Confessions Of A Teenage Queen (All-Girls School Version)

Confessions Of A Teenage Queen (All-Girls School Version)

Same-sex schools are the walking contradictions of the institution world.

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Me: So, I went to an all-girls school.

From boys: "Woah, what was that like?" Then followed by a smirk and amusement.

From girls: "Woah, what was THAT like?" Followed by a look of shock and surprise.

We can get into the sexist and creepy connotations of these comments, but the focus here is the utter disconnect most people have with same-sex institutions. Same-sex schools, which typically come in small sizes, are on the decline as private schools increase in price and its significant difference to regular public schools are becoming less apparent. Nuns don't discipline students, resources are becoming more scarce, and the general cultural shifts in teenage society has broadened perspectives on LGBTQ+ rights, abortion, and religion that contradicts that with Christian beliefs (a prevailer of same-sex institutions). My parents had put me into an all-girls school to continue a Catholic education and reduce any distraction from the opposite sex (in the name of heteronormativity, of course). Though an education I am grateful for, as I now attend a large, co-ed, and very public university, I look in retrospect that there are definite pros and cons to my four years of pleated skirts.

*Disclaimer: Written from a binary perspective and generalizations to simplify the article. The author acknowledges non-binary exists.

1. So about the boys...

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Cons: No Boys. And I'm not saying that it's a problem because girls' lives revolve around boys (note: it doesn't!), I'm saying that you're not exposed to the ease and simplicity of having male friends. Sometimes, you want to take a step back from girl-world and understand the opposite sex better. There's a different vibe with guy friends that you don't necessarily get with girlfriends, and a break is welcome every now and then.

Pros: No Boys. Boys can also bring a different vibe from the classroom, generalized to be more of a class clown or entitled. Girls are like this, too, but the social connotations can sometimes get the best of us and these aspects can be visible in co-ed institutions. In all-girl schools, it can be avoided.

2. Lack of resources? No problem

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Cons: Private schools tend to be really small, making it difficult to find and maximize resources because of less funding. I know, we literally pay thousands of dollars for our education, but for some inner-city schools, its difficult to collect these funds. It affects student-life, activities, and extracurriculars. A lack of resources could also be frustrating when funding ASB or service ministry activities, that at some point, you start taking out-of-pocket expenses. Without resources, leadership and stewardship lead to burn-out.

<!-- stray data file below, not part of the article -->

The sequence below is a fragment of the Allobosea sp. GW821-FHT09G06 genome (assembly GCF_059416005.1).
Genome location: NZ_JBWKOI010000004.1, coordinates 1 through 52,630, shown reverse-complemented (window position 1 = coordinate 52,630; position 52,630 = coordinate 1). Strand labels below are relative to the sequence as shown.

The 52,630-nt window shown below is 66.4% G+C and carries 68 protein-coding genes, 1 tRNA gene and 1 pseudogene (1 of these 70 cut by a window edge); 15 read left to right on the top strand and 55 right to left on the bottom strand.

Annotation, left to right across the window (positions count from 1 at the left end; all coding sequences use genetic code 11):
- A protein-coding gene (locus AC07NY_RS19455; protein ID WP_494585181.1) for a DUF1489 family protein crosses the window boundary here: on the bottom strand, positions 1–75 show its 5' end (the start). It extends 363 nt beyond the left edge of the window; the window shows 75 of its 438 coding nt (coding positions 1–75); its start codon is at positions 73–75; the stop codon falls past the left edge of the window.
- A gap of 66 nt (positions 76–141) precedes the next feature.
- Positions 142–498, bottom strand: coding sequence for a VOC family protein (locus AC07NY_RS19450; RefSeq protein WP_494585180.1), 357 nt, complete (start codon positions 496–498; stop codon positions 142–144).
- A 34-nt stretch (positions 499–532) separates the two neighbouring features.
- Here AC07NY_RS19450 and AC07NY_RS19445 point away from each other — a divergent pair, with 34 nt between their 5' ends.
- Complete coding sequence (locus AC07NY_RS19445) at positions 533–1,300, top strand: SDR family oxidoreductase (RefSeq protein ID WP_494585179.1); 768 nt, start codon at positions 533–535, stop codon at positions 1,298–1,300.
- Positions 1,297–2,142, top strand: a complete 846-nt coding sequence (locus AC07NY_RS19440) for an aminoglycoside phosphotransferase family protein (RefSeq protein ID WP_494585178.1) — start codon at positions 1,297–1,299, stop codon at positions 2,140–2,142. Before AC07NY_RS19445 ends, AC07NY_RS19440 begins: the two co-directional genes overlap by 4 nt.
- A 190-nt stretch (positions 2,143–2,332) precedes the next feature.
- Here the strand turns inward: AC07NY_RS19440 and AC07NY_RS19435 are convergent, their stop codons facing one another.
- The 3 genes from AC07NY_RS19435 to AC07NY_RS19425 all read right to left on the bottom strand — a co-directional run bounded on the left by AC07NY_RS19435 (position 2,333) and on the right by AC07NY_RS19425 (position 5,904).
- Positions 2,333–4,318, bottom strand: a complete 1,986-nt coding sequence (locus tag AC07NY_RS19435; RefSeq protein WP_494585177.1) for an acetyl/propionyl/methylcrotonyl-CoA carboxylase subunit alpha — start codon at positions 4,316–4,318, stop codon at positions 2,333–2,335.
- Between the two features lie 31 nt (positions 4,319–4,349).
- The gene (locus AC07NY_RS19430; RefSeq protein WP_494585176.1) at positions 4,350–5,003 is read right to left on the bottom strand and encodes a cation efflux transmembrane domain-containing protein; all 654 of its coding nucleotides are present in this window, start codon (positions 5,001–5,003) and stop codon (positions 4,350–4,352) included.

Pros: Since there aren't many resources available, students learn to be more resourceful with what they have. You become crafty, open-minded, and forward thinking with the limited resources you have on hand. Creating things out of almost nothing is a skill, almost a gift, that those in smaller schools learn to perfect.

3. Ask, and you (might) receive

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Cons: Smaller schools make stronger relationships with teachers. It becomes more difficult to ask for, say, an extension for a grade, help on an application, and forgiveness for mistakes. However, the real world is not as forgiving. Bosses and professors won't be as understanding when you're late, when you've made oversights, or when you're having a difficult time. In a place like UCLA, a microcosm of the real world, you have to learn to prepare and do the work yourself, and only ask for help when absolutely necessary.

Pros: As unrealistic it could be to always ask for absolution from your wrongs, it is also a strong and necessary practice to ask. Without asking for what you want- setting goals and networking for the right information- how would you reach your goals? The lesson to be learned, compared to the con, is to ask confidently for the right things at the right time. Don't ask the world to forgive you, but do ask it for what you want.

4. More than just seven subjects

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Cons: With small schools, and same-sex, there are more than just regular school subjects on the table. You end up on tangents ranging from personal matters to society issues. These talks can definitely sidetrack the learning environment. It also blurs the boundaries between teacher and student in terms of what can be talked about. In doing so, when classes need to be more focused and professional, it could be a little difficult taking a teacher seriously.